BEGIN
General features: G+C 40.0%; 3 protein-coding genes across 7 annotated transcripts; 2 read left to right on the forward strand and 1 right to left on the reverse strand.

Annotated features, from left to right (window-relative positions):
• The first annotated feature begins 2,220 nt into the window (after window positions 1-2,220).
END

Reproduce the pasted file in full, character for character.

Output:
General features: G+C 40.0%; 3 protein-coding genes across 7 annotated transcripts; 2 read left to right on the forward strand and 1 right to left on the reverse strand.

Annotated features, from left to right (window-relative positions):
• The first annotated feature begins 2,220 nt into the window (after window positions 1-2,220).